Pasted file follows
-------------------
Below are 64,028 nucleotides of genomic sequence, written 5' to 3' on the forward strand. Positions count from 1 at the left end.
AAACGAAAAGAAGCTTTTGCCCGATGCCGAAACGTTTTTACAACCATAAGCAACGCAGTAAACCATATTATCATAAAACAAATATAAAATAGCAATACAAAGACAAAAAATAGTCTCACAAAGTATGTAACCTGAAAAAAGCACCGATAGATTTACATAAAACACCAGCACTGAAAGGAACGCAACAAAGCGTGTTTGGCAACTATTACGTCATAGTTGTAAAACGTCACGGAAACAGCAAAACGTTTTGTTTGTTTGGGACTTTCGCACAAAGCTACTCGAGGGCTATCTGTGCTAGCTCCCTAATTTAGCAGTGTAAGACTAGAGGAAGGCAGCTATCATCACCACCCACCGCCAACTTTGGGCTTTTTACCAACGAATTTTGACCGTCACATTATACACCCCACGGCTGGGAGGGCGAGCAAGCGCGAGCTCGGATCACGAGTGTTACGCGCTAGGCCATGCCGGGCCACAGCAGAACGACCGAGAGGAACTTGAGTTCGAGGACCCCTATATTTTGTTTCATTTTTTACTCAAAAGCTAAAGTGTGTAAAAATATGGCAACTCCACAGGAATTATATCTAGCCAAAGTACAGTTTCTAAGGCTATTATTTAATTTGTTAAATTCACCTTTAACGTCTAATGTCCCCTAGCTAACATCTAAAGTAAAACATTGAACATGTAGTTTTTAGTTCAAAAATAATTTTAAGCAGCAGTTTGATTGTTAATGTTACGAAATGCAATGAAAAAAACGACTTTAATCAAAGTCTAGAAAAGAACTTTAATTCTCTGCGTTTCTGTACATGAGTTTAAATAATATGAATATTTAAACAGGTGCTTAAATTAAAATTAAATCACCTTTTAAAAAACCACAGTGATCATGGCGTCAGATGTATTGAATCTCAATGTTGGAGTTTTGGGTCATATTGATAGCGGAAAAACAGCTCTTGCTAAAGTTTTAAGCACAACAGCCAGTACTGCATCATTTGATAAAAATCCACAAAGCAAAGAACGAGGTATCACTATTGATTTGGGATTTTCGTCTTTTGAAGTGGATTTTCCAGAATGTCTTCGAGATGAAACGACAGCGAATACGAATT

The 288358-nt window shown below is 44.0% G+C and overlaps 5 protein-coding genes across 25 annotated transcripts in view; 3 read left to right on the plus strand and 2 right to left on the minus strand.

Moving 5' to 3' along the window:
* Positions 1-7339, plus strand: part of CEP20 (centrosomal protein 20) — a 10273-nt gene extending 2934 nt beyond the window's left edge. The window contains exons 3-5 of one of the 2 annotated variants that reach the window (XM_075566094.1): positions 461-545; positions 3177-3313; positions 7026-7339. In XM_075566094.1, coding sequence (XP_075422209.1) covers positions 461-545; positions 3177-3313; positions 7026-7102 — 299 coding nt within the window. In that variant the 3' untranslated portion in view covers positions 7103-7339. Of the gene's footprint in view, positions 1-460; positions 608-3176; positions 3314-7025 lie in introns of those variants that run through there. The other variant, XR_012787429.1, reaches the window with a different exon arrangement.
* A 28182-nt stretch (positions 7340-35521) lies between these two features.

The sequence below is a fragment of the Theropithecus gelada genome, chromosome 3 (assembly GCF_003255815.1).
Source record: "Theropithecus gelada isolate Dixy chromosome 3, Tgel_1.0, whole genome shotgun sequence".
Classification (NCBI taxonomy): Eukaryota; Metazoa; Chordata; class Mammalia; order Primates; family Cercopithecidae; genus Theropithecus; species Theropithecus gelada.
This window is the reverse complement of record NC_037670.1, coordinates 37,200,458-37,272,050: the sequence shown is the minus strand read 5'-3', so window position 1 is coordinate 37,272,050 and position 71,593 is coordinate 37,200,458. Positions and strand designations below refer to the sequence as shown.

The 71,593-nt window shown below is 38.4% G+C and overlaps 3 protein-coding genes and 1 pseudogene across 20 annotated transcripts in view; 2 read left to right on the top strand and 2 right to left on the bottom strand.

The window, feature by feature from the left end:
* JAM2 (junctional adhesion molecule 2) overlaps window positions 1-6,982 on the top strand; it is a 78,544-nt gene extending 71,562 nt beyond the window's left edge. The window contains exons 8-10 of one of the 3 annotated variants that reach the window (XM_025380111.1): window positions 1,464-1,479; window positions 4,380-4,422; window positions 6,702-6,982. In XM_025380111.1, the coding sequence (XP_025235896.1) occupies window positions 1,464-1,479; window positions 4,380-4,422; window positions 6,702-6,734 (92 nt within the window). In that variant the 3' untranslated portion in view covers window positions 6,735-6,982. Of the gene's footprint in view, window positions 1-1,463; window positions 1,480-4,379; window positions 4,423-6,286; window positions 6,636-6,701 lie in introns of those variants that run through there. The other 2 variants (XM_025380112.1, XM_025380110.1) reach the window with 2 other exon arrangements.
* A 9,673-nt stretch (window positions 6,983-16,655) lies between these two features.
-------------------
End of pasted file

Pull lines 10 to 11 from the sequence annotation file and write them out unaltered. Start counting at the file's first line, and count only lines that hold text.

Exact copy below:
This window is the reverse complement of record NC_037670.1, coordinates 37,200,458-37,272,050: the sequence shown is the minus strand read 5'-3', so window position 1 is coordinate 37,272,050 and position 71,593 is coordinate 37,200,458. Positions and strand designations below refer to the sequence as shown.

The 71,593-nt window shown below is 38.4% G+C and overlaps 3 protein-coding genes and 1 pseudogene across 20 annotated transcripts in view; 2 read left to right on the top strand and 2 right to left on the bottom strand.